Auxiliary verbs perish in boating accident

Duck Boat catches fire on the Thames

It’s yellow, it’s on fire, it’s a Duck boat. Photo: Tony Margiocchi/Barcroft Media

Do you know those Duck Boats that roam up and down the Thames? Bright yellow amphibious boats. Great fun for kids and tourists. Well, one caught fire the other day. Luckily no people were injured. But a load of innocent auxiliary verbs perished in this ITN report shortly afterwards. Have a listen to the story.

Keep these small verbs alive

Auxiliary verbs – typically be, do and have – are only small, but they perform an important function. They give meaning to a sentence. Without them, phrases seem breathless, truncated. Here are extracts from the report, with the missing verbs in brackets.

“The emergency services (were) called after a Duck suddenly caught fire.”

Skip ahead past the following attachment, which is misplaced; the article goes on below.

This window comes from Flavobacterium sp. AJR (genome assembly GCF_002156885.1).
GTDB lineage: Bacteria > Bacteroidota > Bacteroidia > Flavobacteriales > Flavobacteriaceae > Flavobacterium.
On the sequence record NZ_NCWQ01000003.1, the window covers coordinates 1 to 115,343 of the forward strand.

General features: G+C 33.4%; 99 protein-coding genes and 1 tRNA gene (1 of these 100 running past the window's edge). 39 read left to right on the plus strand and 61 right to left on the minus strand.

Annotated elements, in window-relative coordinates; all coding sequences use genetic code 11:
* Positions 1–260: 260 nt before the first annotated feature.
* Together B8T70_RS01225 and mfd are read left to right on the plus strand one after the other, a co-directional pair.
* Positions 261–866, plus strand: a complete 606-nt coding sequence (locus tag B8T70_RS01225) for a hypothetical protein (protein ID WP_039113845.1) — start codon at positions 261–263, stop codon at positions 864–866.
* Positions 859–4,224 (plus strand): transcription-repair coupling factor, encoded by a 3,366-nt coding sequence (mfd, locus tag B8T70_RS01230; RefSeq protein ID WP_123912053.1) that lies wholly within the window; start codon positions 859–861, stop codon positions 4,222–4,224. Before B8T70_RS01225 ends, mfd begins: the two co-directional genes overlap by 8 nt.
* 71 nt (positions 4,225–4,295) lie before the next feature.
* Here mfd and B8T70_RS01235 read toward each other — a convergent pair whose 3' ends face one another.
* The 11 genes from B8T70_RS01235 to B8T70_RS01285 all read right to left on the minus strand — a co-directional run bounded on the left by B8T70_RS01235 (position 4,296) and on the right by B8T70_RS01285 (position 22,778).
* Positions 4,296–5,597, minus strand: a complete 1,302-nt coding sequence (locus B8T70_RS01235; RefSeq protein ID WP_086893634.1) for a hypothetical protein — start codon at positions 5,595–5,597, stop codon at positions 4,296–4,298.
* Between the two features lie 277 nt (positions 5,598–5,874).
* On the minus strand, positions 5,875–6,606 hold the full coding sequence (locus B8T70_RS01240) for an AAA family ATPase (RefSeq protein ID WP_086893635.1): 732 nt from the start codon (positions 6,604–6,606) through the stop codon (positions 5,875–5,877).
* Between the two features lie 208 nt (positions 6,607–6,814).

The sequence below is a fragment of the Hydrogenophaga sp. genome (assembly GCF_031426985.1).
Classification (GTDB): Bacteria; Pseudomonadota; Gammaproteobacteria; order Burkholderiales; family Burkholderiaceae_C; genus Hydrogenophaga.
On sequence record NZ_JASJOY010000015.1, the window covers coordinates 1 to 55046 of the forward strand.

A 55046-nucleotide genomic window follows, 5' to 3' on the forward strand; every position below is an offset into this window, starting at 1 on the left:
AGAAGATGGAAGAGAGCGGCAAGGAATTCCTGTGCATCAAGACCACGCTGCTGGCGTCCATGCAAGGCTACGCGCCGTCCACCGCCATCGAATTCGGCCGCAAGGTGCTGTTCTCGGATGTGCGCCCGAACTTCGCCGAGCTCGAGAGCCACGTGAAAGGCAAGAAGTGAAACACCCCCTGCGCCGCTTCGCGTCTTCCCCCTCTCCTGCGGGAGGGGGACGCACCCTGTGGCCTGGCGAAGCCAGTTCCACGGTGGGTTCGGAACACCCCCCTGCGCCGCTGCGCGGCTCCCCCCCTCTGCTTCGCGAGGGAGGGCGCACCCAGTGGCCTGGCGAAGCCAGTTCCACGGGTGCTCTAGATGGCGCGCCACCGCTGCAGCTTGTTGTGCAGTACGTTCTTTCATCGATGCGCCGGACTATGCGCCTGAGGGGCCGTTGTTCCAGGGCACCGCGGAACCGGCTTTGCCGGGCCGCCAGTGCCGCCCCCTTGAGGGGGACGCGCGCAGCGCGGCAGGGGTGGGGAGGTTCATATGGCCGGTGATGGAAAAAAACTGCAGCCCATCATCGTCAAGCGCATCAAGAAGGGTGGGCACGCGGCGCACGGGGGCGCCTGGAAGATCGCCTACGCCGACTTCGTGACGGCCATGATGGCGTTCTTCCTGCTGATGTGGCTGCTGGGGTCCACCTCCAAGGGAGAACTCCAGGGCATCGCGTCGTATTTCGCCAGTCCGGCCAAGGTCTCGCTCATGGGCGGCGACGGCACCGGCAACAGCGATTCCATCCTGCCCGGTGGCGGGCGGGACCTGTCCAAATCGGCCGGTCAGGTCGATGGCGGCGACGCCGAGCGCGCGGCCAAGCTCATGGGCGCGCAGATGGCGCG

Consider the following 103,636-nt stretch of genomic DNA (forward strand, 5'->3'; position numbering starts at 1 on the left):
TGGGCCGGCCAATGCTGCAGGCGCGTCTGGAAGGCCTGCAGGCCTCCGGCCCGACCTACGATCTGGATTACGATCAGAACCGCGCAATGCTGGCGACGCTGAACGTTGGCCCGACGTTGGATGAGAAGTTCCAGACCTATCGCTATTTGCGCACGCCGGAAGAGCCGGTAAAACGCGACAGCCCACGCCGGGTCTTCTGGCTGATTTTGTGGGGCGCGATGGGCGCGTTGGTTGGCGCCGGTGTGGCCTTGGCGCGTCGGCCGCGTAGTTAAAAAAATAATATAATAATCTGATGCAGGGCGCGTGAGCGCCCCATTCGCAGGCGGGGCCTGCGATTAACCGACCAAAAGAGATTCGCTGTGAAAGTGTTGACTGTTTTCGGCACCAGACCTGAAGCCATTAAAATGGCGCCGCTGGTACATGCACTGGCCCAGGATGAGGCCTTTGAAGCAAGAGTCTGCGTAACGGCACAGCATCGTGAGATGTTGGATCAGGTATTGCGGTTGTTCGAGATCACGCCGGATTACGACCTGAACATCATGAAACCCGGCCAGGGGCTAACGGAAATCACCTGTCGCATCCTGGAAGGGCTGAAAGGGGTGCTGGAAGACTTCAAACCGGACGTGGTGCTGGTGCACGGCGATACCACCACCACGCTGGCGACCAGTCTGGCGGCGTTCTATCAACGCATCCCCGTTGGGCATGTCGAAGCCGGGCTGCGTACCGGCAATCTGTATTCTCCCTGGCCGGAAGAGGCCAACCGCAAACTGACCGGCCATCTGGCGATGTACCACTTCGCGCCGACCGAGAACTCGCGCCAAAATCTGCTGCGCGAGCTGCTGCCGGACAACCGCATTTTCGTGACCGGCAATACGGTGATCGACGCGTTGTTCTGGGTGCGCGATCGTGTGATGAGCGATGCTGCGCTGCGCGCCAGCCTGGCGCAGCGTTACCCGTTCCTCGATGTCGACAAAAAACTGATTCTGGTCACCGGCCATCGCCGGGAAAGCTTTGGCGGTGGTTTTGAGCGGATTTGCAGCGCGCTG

“Passengers (were) being forced to jump into the water to escape the fire.”

“The World War II vehicle (was) eventually towed away by the fire brigade.”

“Luckily this woman (was) not involved in the emergency.”

Are we really so short of time that small verbs have to die to satisfy our tiny attention span? I hope not. Sink or swim, this is a plea to keep those little verbs alive.

Leave a Reply

Fill in your details below or click an icon to log in:

WordPress.com Logo

You are commenting using your WordPress.com account. Log Out /  Change )

Google photo

You are commenting using your Google account. Log Out /  Change )

Twitter picture

You are commenting using your Twitter account. Log Out /  Change )

Facebook photo

You are commenting using your Facebook account. Log Out /  Change )

Connecting to %s